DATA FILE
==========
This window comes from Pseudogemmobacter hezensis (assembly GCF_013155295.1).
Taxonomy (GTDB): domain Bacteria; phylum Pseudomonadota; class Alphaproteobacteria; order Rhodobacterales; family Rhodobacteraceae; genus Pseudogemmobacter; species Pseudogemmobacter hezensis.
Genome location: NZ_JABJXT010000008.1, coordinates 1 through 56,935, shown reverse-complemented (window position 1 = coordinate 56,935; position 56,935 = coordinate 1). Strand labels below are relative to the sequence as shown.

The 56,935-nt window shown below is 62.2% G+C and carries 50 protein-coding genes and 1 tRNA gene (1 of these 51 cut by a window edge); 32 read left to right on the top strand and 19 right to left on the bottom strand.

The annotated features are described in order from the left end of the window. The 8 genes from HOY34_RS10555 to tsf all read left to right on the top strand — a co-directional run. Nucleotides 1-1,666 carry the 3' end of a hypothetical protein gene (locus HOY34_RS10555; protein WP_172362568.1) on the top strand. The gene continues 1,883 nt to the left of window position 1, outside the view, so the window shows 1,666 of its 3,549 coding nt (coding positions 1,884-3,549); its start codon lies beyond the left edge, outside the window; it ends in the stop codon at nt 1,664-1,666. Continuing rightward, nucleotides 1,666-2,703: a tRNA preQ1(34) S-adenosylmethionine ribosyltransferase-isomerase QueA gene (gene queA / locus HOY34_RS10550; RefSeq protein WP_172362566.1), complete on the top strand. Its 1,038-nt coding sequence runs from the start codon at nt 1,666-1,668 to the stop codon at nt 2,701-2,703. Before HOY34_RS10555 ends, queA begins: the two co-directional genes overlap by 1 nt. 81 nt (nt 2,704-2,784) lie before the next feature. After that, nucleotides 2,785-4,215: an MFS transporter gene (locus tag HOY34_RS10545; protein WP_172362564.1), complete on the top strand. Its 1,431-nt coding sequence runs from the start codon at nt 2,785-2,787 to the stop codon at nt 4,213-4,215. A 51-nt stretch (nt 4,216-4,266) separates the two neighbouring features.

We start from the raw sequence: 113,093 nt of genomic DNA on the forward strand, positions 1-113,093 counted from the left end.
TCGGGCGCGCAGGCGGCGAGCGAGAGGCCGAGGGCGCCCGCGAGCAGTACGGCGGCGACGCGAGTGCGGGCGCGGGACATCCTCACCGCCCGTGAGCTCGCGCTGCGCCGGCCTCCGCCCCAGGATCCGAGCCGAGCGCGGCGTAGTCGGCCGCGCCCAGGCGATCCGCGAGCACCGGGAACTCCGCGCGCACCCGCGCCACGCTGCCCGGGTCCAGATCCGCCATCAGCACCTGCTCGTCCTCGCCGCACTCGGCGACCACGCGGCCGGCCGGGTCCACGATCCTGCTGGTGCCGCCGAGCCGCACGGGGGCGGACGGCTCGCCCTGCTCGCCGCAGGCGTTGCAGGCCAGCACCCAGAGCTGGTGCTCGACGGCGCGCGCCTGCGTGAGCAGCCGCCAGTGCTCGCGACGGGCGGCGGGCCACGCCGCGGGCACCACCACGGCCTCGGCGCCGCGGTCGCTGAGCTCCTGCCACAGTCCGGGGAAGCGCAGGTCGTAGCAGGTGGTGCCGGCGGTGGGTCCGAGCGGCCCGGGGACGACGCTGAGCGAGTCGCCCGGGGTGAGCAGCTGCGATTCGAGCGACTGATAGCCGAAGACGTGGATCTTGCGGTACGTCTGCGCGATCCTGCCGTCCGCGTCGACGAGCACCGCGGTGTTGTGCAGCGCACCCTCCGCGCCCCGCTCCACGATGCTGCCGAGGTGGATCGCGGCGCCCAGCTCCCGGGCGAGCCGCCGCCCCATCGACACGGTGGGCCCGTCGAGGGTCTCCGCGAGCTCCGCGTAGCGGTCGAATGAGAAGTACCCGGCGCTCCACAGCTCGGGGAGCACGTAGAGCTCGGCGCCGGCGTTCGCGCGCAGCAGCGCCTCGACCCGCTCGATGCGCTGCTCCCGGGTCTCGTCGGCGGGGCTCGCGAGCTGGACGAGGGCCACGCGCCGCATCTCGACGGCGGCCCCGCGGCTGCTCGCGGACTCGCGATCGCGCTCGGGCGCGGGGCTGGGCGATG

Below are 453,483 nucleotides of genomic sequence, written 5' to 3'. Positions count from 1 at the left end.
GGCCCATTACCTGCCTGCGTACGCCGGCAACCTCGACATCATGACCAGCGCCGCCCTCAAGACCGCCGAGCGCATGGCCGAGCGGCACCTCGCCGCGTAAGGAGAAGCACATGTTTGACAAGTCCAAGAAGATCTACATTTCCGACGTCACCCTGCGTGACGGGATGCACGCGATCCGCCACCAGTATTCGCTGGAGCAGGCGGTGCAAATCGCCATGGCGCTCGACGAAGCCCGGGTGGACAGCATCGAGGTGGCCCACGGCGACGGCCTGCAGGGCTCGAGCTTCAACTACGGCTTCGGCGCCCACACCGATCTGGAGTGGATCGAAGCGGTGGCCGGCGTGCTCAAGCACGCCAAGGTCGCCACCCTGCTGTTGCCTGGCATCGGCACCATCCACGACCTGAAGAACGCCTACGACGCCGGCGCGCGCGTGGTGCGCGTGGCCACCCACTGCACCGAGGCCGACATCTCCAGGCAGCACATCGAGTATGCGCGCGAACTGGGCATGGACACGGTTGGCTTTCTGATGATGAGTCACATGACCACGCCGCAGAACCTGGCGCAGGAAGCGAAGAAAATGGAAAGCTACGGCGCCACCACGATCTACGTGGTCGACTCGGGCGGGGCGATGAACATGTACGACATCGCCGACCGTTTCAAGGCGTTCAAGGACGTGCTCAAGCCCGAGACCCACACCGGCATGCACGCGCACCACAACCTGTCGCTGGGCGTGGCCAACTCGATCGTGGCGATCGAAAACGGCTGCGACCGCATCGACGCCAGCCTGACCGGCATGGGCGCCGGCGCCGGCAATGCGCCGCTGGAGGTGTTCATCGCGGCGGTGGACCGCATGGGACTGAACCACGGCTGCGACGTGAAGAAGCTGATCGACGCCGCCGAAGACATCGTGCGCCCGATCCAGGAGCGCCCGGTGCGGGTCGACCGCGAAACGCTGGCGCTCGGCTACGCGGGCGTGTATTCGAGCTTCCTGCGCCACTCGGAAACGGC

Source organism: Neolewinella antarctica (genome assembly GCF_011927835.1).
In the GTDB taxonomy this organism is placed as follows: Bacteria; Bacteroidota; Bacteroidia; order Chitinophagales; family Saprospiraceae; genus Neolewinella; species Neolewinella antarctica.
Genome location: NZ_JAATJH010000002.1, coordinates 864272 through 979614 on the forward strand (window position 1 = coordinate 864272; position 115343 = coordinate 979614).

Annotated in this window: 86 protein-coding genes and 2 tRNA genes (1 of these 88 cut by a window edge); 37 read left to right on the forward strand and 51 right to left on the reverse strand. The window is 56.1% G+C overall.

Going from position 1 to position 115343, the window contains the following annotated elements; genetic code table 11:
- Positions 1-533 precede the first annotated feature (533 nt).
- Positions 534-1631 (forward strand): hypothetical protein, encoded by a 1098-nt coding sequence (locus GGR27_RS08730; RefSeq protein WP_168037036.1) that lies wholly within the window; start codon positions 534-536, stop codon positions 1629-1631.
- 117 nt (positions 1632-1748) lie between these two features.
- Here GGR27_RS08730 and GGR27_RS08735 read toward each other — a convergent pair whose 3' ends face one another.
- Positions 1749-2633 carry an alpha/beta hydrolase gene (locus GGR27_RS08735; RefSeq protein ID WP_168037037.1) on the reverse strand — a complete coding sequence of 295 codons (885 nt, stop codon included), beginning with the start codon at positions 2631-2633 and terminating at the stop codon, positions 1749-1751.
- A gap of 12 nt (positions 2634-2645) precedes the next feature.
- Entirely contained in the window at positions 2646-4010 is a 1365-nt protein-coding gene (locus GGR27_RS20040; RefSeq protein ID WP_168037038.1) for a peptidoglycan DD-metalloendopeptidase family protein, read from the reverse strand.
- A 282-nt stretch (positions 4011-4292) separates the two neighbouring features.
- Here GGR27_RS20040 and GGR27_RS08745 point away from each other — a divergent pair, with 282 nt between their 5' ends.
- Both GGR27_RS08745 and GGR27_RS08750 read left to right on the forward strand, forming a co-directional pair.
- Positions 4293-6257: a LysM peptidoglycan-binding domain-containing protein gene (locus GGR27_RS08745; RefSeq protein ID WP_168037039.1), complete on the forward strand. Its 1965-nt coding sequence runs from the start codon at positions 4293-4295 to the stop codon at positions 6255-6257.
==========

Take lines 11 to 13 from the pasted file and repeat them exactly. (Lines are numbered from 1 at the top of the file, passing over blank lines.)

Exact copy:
In the GTDB taxonomy this organism is placed as follows: Bacteria; Bacteroidota; Bacteroidia; order Chitinophagales; family Saprospiraceae; genus Neolewinella; species Neolewinella antarctica.
Genome location: NZ_JAATJH010000002.1, coordinates 864272 through 979614 on the forward strand (window position 1 = coordinate 864272; position 115343 = coordinate 979614).

Annotated in this window: 86 protein-coding genes and 2 tRNA genes (1 of these 88 cut by a window edge); 37 read left to right on the forward strand and 51 right to left on the reverse strand. The window is 56.1% G+C overall.